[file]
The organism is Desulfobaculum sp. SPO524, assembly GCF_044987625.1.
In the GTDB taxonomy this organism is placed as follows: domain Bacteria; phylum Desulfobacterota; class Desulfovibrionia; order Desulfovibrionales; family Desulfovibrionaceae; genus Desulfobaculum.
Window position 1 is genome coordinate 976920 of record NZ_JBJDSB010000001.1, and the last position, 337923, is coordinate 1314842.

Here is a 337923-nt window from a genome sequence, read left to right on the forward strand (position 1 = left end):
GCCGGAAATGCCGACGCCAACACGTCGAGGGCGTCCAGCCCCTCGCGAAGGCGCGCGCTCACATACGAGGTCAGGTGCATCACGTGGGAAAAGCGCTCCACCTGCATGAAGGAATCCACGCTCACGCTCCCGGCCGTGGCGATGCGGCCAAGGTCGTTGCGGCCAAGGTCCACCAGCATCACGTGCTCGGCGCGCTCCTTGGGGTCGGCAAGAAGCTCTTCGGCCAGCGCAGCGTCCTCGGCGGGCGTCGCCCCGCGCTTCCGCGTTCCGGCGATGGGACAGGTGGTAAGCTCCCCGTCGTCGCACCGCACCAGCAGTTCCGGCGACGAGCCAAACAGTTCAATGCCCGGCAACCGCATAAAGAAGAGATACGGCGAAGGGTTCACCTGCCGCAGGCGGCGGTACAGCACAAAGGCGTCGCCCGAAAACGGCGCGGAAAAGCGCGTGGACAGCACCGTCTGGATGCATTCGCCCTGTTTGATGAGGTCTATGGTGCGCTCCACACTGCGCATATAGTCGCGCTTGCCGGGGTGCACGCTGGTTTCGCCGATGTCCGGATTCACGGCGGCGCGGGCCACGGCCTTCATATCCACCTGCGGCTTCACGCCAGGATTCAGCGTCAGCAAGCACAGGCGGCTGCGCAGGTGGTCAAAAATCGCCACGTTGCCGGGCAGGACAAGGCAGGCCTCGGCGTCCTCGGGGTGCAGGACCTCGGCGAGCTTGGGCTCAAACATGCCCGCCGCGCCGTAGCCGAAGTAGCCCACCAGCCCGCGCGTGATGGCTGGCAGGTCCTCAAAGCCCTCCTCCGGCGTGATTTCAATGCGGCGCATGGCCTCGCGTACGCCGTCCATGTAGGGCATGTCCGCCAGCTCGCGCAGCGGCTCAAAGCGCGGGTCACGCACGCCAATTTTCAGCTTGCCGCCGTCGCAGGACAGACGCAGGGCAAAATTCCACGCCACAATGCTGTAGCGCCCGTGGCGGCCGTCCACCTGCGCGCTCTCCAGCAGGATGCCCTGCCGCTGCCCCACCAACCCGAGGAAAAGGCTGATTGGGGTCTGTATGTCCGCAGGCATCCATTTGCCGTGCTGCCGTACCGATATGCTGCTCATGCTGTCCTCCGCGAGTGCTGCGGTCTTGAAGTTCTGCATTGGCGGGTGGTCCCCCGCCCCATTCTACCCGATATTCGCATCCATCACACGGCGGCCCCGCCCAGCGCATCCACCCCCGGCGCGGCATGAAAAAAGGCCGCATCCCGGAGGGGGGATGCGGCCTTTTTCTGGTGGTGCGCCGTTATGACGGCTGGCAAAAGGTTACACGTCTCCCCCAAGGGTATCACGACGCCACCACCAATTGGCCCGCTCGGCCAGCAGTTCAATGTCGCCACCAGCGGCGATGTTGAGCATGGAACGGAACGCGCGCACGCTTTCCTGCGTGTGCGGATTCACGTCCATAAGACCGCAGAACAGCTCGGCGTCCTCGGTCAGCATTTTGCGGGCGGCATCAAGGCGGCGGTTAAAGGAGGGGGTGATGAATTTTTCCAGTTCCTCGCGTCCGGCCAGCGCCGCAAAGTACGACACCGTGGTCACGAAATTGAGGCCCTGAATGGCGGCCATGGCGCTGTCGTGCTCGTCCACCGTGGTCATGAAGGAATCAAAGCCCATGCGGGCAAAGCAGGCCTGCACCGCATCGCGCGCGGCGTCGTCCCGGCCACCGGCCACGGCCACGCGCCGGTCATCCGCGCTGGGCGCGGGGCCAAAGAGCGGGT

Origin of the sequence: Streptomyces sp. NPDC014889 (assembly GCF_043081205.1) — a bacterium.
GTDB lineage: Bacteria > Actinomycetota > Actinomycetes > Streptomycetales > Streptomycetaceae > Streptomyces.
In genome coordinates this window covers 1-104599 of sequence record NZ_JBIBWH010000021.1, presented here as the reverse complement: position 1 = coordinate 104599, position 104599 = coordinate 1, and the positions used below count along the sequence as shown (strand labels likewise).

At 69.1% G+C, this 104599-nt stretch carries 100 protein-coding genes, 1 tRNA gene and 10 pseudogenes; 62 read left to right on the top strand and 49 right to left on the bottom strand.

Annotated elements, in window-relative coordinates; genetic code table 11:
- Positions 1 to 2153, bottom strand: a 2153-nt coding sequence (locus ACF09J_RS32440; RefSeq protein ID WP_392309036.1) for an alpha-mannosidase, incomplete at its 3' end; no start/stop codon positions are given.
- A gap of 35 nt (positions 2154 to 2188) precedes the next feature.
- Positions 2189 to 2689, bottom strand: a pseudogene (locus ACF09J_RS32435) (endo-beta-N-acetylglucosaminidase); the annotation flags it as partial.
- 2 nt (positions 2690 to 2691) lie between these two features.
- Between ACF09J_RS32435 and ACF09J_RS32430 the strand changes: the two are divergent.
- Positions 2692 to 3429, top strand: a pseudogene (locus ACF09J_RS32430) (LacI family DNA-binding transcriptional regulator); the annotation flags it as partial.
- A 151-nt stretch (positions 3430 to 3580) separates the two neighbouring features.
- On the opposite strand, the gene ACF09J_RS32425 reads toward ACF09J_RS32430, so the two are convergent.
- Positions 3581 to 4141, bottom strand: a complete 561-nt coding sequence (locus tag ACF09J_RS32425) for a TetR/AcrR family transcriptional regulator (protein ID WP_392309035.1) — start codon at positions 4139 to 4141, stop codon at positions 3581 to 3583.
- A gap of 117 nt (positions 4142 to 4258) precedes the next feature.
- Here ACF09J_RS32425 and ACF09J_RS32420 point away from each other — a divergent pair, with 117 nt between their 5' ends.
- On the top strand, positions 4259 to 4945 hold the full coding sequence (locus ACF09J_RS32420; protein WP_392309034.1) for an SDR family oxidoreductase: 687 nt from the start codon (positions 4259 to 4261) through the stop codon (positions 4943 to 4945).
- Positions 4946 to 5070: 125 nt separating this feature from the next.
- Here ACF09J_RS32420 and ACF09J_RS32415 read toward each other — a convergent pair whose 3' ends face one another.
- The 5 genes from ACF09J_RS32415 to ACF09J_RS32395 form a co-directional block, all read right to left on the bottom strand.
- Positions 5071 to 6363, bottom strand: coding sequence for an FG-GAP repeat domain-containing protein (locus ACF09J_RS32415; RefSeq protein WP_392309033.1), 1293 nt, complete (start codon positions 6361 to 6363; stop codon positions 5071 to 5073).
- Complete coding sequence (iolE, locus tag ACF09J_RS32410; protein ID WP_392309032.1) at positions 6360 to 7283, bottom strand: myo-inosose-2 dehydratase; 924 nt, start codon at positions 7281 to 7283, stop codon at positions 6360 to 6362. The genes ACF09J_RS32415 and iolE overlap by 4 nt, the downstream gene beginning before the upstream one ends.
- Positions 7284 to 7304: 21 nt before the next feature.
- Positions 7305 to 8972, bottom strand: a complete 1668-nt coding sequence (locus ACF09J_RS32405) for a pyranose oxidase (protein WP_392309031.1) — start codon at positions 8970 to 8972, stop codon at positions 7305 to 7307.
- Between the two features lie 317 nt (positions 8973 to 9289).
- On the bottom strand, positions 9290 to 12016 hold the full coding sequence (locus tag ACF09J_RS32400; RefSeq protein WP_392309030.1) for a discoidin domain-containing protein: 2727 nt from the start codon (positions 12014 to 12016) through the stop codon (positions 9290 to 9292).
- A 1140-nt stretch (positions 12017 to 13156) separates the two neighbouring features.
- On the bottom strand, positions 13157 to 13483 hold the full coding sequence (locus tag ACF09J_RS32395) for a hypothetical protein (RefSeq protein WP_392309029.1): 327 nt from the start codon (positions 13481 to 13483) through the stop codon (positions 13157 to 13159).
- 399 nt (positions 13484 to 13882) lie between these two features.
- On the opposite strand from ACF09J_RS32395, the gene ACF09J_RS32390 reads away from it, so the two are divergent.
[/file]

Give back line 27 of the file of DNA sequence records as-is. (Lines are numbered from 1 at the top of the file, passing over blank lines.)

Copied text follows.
- Complete coding sequence (iolE, locus tag ACF09J_RS32410; protein ID WP_392309032.1) at positions 6360 to 7283, bottom strand: myo-inosose-2 dehydratase; 924 nt, start codon at positions 7281 to 7283, stop codon at positions 6360 to 6362. The genes ACF09J_RS32415 and iolE overlap by 4 nt, the downstream gene beginning before the upstream one ends.